We believe that the profession will move away from mandatory retirement.  Three factors support this conclusion.
 
1.  Profession expectations:  The 2007 New York State Bar Association (April) and American Bar Association (August) statements strongly urged its members to abandon mandatory retirement.
 
2.  Regulatory enforcement:  The October 2007 US EEOC consent decree with Sidley Austin on an age discrimination claim the EEOC filed on behalf of 32 former partners establishes the EEOC’s interest and willingness to apply employment law provisions to partners in law firms.
 
3.  Competitive pressures:  Partners approaching mandatory retirement age, who wish to continue their practice and have a sufficient client following, are going to seek those firms where they are welcomed.  Admittedly this will require more robust partner evaluations to ensure that partners meet reasonable professional and performance expectations.  But those challenges can be met.
 
The profession will need to carefully consider its senior partners in terms of their best roles in the firm, community and clients.  Some of the value these practitioners contribute will require changes in what is compensated and how to seamlessly integrate this into the expectations of younger partners and firm culture.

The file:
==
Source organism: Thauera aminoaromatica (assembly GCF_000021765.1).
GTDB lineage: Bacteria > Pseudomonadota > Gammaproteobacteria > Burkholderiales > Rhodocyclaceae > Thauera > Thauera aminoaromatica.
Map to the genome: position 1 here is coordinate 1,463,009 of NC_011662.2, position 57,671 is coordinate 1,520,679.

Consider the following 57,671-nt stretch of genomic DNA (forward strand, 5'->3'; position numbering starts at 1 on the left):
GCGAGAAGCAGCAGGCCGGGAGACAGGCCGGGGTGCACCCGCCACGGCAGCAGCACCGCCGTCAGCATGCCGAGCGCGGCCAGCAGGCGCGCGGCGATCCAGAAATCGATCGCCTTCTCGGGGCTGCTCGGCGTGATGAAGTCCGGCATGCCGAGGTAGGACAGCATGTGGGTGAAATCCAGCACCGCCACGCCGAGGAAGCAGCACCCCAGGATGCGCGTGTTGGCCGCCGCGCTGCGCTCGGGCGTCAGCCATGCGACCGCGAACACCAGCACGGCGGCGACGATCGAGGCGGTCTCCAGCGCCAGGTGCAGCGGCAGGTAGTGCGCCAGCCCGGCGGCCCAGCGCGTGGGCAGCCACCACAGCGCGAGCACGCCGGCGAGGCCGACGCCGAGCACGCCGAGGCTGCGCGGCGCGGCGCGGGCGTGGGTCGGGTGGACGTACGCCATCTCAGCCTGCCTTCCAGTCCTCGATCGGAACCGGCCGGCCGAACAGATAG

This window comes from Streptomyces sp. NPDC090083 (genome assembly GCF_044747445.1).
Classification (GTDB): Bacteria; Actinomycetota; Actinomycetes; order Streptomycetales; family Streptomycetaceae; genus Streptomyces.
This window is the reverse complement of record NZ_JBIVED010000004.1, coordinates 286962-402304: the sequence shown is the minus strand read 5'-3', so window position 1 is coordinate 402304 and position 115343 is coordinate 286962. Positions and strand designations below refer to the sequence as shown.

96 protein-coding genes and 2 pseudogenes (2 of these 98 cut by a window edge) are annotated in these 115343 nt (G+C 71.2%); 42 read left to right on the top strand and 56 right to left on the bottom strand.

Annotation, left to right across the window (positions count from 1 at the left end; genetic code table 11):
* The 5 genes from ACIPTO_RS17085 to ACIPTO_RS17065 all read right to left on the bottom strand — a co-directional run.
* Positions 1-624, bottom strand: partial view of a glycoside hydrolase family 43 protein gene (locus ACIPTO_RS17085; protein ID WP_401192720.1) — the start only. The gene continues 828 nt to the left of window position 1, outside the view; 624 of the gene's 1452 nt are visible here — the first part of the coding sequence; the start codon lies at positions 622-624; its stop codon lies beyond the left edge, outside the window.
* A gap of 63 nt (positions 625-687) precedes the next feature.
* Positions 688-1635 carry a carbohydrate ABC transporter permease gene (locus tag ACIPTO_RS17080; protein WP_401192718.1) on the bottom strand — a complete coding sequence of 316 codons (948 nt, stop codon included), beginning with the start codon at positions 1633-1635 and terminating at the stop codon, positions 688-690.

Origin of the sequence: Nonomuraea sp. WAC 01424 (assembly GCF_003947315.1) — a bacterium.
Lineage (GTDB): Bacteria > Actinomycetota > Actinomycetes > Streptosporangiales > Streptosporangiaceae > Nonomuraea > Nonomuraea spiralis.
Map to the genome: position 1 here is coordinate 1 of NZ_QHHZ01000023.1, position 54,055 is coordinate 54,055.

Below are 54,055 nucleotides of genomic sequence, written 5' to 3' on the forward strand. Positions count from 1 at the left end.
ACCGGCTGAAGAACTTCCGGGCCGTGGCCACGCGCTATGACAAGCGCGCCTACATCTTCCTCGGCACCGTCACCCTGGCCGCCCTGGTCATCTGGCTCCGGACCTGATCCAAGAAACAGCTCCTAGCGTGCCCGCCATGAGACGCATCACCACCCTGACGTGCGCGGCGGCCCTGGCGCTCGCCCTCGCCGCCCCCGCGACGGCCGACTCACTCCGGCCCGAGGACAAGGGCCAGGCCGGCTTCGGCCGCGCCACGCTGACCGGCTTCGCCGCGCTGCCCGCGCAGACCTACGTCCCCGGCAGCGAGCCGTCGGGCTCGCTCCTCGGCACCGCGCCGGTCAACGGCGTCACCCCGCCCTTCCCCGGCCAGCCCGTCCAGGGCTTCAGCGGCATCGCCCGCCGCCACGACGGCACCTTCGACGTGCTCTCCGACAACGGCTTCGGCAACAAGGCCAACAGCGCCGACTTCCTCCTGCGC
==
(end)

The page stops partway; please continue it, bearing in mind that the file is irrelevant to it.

What Should We Measure?

July 9th, 2010 by Jim Cotterman

You know the old sayings – ”You get what you pay for.”  and  “You get what you measure.”

In the US legal profession the two most established and accepted partner performance metrics are client following (origination) and personal productivity (personal fees collected).  They have been clearly the number one and two compensable factors in legal profession surveys over the years.  Scattergrams and statistical testing for the strength of the relationship between a particular performance measure and compensation have repeatedly demonstrated that these two factors explain a significant amount of the variation in partner pay.  And it is an inescapable truth that professional service firms that sell their time, expertise and experience are most profitable when their timekeepers are fully utilized with well paying work.  Logically we can conclude that having a client following and working hard are necessary ingredients to a remuneratively successful law practice.